The black carp is an invasive species of fish detected in Kentucky’s waterways for the first time in 2019.
Because it is endemic to East Asian lakes and rivers, the black carp is also known as the “black Chinese roach.” Because of its scarcity, the black carp was frequently utilized in Chinese medicine and was considered a costly meal.
Snails, mussels, and clams make up the majority of the black carp’s diet.
The black carp’s teeth are big, sleek, and powerful enough to break mollusk shells. In addition, it possesses molars that resemble those of a human.
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How they Invaded
(Photo : Wikimedia Commons)
Electrofishing for the asian carp invasive species
The black carp were initially imported into the United States in the 1970s as part of an Asian cargo. Later, it was used to control the number of snails in retention ponds and aquaculture facilities.
The carp, however, wound up in the Mississippi and Missouri Rivers owing to floods in the South.
In the United States, black carp are considered a major danger to mollusks. As a result, some of these mollusks are on the verge of extinction. In addition, the black carp may potentially carry parasites and illnesses that can infect other species in the area. Therefore, controlling the behavior of black carp is a priority. Poisoning is one of these techniques, as it encouraging people to catch and eat them as food.
For the first time in 2019, a juvenile black carp was discovered in the waters of the Ohio River in Kentucky. The discovery of a juvenile black carp suggested that the species was reproducing and prospering in Kentucky’s rivers. This would be a danger not only to Kentucky but also to other states.
Endangering Local Species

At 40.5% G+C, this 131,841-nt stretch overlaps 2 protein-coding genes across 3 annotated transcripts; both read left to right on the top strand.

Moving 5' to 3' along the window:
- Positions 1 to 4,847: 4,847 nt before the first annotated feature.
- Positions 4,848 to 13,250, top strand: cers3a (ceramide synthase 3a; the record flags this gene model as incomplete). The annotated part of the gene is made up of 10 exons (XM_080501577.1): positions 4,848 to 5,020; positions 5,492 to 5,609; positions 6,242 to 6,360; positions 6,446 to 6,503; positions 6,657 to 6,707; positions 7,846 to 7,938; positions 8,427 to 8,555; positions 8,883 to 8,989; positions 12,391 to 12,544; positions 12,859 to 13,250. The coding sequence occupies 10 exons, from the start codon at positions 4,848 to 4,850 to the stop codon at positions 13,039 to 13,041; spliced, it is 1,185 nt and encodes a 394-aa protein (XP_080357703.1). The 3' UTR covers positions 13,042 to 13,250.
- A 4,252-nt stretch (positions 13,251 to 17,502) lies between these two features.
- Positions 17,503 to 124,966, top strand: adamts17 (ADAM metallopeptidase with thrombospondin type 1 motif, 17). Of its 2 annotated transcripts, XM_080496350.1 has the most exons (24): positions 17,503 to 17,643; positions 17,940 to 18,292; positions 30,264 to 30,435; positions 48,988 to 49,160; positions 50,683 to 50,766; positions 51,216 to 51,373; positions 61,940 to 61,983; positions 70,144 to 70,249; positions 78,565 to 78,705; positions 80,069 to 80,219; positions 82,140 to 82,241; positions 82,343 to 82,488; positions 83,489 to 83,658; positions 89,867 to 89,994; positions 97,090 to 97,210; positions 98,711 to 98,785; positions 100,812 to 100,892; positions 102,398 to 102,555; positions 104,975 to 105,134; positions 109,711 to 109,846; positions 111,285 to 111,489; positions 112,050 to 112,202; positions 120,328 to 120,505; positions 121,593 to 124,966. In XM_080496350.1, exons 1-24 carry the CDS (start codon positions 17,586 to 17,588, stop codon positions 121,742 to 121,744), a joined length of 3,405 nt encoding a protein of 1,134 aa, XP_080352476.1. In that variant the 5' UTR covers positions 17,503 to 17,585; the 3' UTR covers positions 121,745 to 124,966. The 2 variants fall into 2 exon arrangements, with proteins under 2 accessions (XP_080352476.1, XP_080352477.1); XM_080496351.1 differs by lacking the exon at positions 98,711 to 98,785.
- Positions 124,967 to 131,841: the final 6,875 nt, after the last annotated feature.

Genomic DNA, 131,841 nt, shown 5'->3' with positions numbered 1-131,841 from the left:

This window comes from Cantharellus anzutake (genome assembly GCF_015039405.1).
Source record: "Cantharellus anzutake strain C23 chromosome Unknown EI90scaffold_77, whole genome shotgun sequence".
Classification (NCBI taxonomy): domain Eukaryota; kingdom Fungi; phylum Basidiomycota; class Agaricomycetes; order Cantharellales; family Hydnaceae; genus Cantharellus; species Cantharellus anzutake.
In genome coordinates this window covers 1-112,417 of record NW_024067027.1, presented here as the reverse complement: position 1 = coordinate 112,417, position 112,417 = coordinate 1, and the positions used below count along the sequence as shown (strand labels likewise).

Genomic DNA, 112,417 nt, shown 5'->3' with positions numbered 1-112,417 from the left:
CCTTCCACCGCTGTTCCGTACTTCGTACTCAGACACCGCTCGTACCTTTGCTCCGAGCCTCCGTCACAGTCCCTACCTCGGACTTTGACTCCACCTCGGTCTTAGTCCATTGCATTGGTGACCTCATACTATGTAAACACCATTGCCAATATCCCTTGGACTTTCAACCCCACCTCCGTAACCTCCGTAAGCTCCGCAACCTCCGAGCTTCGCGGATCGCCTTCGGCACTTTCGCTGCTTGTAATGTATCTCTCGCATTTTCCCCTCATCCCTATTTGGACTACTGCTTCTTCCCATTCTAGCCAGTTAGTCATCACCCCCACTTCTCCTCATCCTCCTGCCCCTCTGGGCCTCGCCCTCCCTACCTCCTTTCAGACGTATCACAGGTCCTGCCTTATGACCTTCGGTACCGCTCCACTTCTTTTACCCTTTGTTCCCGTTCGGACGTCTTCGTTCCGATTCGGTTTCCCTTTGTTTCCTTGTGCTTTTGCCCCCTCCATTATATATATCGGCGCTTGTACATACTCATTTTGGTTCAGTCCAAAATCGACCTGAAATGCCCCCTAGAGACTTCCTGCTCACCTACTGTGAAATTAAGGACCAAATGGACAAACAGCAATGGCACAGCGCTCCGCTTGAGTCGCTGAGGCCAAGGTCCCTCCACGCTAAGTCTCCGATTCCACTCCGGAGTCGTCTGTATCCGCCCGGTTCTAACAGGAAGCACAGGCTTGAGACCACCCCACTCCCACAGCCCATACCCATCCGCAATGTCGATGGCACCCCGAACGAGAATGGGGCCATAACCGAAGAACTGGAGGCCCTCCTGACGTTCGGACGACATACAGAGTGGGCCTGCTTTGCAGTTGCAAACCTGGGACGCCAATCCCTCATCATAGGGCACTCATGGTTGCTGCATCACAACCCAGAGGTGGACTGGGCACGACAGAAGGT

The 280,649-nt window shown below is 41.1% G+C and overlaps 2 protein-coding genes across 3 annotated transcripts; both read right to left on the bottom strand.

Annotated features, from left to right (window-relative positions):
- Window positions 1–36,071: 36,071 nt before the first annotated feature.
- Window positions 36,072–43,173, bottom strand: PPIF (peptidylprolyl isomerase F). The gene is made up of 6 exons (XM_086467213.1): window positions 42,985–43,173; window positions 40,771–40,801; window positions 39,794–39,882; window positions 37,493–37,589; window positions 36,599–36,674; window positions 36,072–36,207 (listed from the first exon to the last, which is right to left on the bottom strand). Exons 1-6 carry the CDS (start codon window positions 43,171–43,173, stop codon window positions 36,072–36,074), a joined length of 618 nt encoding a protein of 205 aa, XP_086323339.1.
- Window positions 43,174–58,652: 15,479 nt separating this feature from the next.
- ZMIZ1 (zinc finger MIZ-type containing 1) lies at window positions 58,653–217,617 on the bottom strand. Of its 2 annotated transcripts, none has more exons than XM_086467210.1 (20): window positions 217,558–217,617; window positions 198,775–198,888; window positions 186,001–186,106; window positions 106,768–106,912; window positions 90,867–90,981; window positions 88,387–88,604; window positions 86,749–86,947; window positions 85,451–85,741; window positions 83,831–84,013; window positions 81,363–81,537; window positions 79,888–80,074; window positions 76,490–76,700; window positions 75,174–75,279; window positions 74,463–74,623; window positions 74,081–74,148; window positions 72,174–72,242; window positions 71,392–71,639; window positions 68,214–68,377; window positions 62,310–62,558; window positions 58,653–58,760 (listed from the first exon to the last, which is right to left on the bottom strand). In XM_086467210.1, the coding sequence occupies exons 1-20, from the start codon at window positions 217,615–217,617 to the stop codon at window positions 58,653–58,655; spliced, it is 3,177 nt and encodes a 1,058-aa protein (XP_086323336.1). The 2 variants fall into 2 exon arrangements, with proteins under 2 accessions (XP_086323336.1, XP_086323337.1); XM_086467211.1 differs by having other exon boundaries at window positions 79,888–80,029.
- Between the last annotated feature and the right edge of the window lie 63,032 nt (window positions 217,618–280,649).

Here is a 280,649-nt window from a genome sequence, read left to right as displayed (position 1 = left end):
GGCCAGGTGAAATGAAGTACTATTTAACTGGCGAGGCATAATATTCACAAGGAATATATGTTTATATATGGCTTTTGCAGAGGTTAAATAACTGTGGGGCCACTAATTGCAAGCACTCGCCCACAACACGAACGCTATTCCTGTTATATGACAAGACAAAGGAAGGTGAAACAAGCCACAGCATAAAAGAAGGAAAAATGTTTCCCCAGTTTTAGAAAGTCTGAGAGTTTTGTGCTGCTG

Black carp eat mollusks and snails, which account for up to 20% of their body weight each day.
If they establish themselves in the Great Lakes, black carp might represent a serious threat to Michigan’s native mussel populations. Many of these species are endangered, threatened, of particular concern, or in need of protection.
Black carp would compete with mollusk-eating native fish such as freshwater drum, redhorse species, and the state-endangered lake sturgeon for limited food supplies.
Partnering Up for a Solution
Illinois and Michigan governors agreed today to collaborate to safeguard the Great Lakes against invasive Asian carp species. Governors Gretchen Whitmer and J.B. Pritzker today announced an intergovernmental agreement between the Illinois Department of Natural Resources (IDNR) and the Michigan Department of Natural Resources (MDNR), allowing Illinois to use up to $8 million in funds appropriated by the Michigan Legislature in 2018 to support the pre-construction engineering and design (PED) phase of the Brandon Road Ecosystem Restoration Project.
The State of Illinois also signed a separate PED agreement with the US Army Corps of Engineers for the original Brandon Road design, further solidifying the route ahead. In addition, the state will act as the project’s non-federal sponsor, agreeing to assist pay the design of a section of the project and push the entire project design work to around 30% completion.
Brandon Road Lock and Dam
The Brandon Road Lock and Dam in the Chicago Area Waterway System in Joliet, Illinois, is a crucial pinch point for keeping bighead, silver, and black carp out of the Great Lakes, the most invasive Asian carp species of concern. The Brandon Road project would include layered technologies such as an electric barrier, underwater sound, an air bubble curtain, and a flushing lock in a newly constructed canal meant to restrict invasive carp migration while permitting barge transit.
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